So, here’s the thing — obviously the raw images that I remember don’t take into account things I didn’t or couldn’t know, but there is clearly a context that emerges, however skeletally, from some of the details (like the custom-built house that we’re newly in when I’m eight and then having to sell when I’m ten, or having a next-door neighbor best friend when I’m four but having to run two and a half miles away to get to a friend’s house when I’m 13), and then the way I recount those memories does in fact start to shade them with historical argument, like me contextualizing the playing with fire business by locating it in the year we had so much trouble selling our house and were all stressed out beyond belief. As an adult talking about those things, I can add details to justify, to explain, to excuse — but I wouldn’t have been sophisticated enough as a 10 year old to be able to do that. It’s an adult’s game to rationalize via historicity, and we don’t even know that we’re doing it sometimes because it’s just how you have to navigate the world and organize information as an adult, as I’ve written about before. Little kids, though, don’t — can’t — do that. They may well make sense of things by coming up with a story that explains them, and it may even be a story they decide they believe, but it’s not the same thing as what an adult does. An adult is trying to lie to himself with the truth; a little kid is trying to understand the true things he knows, filling in necessary gaps strictly as a matter of utility and without awareness that the gaps represent more than what he actually knows.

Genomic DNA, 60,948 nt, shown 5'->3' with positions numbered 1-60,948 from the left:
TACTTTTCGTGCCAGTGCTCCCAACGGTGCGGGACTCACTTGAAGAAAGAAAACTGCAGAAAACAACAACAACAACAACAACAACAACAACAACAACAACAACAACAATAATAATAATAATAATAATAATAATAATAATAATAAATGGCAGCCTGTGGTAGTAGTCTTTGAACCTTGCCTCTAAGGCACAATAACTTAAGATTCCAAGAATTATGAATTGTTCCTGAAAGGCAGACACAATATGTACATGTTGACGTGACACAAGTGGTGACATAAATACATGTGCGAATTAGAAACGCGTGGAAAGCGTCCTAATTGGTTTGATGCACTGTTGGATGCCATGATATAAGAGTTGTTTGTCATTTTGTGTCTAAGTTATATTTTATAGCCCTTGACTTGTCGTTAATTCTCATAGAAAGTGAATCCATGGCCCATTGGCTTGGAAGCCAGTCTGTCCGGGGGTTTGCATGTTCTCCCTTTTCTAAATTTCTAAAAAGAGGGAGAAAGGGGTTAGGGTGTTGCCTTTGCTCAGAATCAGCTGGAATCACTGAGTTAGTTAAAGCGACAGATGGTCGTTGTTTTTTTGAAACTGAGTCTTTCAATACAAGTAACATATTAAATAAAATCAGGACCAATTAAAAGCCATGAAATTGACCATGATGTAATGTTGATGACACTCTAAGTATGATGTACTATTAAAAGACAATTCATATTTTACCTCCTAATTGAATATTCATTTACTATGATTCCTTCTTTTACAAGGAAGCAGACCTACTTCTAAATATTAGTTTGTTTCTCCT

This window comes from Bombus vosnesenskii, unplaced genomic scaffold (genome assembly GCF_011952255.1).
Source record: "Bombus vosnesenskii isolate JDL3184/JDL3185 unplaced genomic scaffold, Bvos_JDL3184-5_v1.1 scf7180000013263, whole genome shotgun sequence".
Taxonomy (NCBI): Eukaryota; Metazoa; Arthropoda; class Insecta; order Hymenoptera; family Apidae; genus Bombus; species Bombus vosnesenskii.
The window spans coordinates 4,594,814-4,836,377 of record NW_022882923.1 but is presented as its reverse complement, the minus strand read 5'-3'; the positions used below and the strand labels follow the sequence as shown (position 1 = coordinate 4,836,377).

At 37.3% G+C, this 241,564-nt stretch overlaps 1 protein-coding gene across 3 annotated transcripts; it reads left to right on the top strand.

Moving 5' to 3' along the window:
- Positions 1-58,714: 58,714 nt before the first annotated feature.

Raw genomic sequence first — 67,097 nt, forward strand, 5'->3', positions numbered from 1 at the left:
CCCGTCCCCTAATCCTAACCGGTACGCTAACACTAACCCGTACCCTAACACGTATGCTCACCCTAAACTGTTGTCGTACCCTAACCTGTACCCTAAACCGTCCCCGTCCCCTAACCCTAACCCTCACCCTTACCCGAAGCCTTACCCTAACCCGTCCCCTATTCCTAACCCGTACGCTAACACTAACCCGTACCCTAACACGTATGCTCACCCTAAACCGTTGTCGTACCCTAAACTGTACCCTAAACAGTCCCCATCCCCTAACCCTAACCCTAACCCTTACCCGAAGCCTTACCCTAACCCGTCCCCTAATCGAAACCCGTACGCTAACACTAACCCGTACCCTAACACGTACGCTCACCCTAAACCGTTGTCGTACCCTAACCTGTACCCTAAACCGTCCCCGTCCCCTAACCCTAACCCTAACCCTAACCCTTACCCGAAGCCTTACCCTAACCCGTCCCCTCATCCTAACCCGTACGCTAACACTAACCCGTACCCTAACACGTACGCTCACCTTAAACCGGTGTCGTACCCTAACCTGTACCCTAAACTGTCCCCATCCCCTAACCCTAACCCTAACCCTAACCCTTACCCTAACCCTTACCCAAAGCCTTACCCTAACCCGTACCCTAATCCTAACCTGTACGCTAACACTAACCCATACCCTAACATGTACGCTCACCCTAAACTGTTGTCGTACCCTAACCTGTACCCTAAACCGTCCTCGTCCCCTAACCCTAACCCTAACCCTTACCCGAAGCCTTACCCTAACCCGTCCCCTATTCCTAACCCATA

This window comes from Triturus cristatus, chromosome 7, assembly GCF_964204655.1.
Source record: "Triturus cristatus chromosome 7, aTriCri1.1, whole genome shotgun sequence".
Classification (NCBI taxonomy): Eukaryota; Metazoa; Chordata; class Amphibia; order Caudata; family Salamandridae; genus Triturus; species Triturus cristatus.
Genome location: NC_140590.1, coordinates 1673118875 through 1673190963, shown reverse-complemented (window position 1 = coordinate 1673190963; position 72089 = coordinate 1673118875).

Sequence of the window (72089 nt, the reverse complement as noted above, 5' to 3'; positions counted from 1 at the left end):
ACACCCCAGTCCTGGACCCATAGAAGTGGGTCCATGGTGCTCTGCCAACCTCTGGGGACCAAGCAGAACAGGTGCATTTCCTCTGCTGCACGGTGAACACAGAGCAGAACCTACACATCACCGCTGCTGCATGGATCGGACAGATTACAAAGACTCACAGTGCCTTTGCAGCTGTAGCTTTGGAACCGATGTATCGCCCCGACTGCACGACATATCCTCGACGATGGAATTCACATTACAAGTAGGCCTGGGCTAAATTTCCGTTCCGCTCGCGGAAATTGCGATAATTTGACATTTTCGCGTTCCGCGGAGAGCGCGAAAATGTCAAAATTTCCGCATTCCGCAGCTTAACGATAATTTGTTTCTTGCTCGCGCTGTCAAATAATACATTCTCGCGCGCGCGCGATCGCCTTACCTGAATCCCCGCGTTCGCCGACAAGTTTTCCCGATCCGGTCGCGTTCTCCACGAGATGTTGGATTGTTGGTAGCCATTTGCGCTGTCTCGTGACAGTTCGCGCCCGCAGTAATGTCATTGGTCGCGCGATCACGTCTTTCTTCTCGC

In The Ocean at the End of the Lane, we are given an account by a nameless first-person narrator, a not-entirely unknown device of Gaiman’s (Murder Mysteries, Violent Cases, Mr. Punch), a narrator about whom we know very little except that he “makes art” for a living and who is having to go home as a middle-aged adult for a funeral. He does not tell us whose funeral, but it is hard to not connect it with Gaiman’s own blog posts about his father’s funeral from a few years ago. While visiting the location of his childhood home (now a block of flats), he stops in on a neighboring farmhouse that he vaguely remembers as the home of an old friend who moved away. The old friend’s… well, maybe she’s her mother, maybe her grandmother, but in any event, she welcomes him in. The visit brings back a flood of memories, which introduces us to the main thread of the narrative, about a series of events happening when he was seven years old.